Aug. 29, 2023
Contact: Sara Diedrich, 573-882-3243, firstname.lastname@example.org
When the University of Missouri School of Journalism’s Mississippi River Basin Ag & Water Desk launched more than a year ago, the mission was to do more than report on important water, agricultural and environmental stories unfolding in this more than a million-square-mile area.
The goal was to explore why issues were arising and what could be done about them.
So far, the team of journalists stationed in 10 core partner newsrooms across the region has produced more than 700 stories on local and regional issues, including 85 collaborative, enterprising or breaking news pieces that have been published by news outlets around the country. Stories covered include the proliferation of “forever chemicals” in the Mississippi River, the ramifications of an aging river infrastructure, extreme rain and flooding and the possibility of pumping Mississippi River water to the sun-baked West. The Desk’s first series, “When it Rains,” is up for a major international award. All stories produced by the Desk are shared free of charge thanks to support from the Reynolds Journalism Institute.
Time to grow
Now this collaborative reporting network is poised to expand, thanks to a $2.47 million grant from the Walton Family Foundation, which donated the initial $1.4 million several years ago to help start the Ag & Water Desk. The foundation is a major funder of environmental journalism across the United States, including coastal reporting in Louisiana and coverage of Western water issues as well as the Society of Environmental Journalists and the Institute for Journalism and Natural Resources.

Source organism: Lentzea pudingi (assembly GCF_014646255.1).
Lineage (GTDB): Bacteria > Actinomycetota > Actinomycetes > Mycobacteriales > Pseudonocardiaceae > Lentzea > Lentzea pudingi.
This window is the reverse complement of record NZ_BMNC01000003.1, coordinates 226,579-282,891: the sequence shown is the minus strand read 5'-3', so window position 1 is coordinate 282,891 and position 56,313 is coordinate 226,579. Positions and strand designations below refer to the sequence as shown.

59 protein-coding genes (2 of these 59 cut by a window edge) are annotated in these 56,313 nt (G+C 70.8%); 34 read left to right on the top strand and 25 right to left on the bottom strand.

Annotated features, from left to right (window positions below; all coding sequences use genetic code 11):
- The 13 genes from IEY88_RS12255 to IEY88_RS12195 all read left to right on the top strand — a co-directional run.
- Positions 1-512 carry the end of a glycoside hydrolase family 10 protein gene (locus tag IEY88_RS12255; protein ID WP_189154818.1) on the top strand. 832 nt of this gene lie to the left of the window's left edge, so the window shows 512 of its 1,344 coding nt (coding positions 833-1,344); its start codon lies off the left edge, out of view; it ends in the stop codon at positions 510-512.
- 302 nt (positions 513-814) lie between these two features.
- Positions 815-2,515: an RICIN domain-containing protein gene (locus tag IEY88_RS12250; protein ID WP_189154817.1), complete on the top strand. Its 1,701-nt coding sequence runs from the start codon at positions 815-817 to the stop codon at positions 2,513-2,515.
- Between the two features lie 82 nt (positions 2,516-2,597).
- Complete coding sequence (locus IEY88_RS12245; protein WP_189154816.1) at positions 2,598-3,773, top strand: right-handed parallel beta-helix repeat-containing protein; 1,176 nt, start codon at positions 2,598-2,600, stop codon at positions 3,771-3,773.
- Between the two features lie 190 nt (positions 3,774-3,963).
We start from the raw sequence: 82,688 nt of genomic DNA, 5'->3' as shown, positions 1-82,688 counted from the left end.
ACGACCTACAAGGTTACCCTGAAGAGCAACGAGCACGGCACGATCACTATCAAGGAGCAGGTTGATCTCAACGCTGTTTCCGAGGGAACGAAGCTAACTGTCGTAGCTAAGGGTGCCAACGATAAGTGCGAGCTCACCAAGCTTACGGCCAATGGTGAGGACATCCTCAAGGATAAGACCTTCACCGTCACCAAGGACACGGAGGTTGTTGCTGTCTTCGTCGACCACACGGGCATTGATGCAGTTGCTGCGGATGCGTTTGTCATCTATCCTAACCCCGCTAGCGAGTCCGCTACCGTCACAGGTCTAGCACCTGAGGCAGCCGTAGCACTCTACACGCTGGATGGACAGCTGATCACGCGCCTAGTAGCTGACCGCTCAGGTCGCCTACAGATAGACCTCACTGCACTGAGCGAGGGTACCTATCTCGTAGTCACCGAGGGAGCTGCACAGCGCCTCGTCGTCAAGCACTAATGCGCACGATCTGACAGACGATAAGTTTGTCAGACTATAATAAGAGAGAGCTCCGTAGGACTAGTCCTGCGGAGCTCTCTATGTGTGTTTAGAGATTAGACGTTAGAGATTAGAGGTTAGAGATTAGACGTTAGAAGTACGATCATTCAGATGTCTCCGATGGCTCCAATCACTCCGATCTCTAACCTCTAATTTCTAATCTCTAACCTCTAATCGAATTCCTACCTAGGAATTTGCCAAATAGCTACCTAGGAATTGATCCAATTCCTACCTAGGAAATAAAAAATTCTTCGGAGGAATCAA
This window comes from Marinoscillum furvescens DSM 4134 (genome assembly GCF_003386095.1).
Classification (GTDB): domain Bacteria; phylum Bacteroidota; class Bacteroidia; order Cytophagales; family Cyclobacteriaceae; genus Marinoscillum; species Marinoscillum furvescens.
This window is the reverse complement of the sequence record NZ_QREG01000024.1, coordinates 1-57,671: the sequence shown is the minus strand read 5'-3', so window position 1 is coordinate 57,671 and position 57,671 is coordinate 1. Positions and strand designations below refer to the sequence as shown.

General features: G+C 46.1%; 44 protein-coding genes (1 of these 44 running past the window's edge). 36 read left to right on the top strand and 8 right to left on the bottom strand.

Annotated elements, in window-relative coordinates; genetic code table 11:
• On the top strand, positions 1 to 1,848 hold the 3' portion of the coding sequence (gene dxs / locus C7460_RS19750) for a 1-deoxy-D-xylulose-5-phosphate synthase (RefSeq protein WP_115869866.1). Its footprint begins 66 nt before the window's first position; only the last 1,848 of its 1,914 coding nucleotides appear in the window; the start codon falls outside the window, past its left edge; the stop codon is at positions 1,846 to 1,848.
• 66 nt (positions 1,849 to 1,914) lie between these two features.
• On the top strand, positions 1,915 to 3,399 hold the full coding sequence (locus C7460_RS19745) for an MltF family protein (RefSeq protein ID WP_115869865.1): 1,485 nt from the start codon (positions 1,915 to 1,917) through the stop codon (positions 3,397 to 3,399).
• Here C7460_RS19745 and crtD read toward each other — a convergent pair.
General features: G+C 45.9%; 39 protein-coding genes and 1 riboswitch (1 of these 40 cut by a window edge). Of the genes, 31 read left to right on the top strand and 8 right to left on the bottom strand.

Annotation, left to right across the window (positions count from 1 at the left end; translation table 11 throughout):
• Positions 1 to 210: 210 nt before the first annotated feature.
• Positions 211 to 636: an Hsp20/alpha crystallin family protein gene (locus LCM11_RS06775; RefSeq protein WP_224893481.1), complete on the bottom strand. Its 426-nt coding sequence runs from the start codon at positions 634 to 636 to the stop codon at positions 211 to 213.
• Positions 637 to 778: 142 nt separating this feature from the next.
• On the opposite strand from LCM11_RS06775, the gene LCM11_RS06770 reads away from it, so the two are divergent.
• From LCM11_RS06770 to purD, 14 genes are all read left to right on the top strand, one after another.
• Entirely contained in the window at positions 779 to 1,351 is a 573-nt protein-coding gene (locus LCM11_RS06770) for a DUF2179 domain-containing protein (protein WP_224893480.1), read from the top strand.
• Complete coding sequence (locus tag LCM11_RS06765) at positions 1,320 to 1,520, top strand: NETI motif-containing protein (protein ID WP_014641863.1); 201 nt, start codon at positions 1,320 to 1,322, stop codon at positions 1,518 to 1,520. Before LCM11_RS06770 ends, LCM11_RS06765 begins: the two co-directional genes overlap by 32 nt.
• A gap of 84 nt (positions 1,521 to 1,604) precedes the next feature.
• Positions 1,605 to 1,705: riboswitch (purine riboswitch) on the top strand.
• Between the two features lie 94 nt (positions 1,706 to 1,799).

Sara Shipley Hiles, executive director of the Ag & Water Desk and associate professional practice professor in the MU School of Journalism, said the Desk, which works in partnership with Report for America, has just scratched the surface of what is possible through its network. The new funding will go towards hiring 10 more reporters over the next year and expanding into more news outlets while continuing to work with expert journalists and senior advisors from across the country, who mentor, lead projects and help determine the editorial direction of the Desk. The network also helps fill the gap in news coverage left by deep cuts to newsrooms across the country.
“I believe we are making a difference,” Hiles said. “It’s a very large area, and there is plenty of work yet to do. We are just getting started.”
A river runs through it
The Mississippi River originates as a tiny outlet stream from Lake Itasca in northern Minnesota and meanders 2,350 miles south to the Gulf of Mexico. The Mississippi River Basin includes the mainstem river and all of its tributaries, including the Missouri and Ohio Rivers, stretching east and west from the Rocky Mountains to the Appalachians. Millions rely on the river system for drinking water, commerce and recreation.
More than 90% of America’s agricultural exports are grown in the river basin, including more than three-quarters of the world’s exports in feed grains, and most of the country’s livestock. The Mississippi River drains 42% of the continental U.S.
Reporters like Connor Giffin, who graduated from MU in May 2022 and is in the first cohort with the Ag & Water Desk, are covering local, regional and national projects in their areas.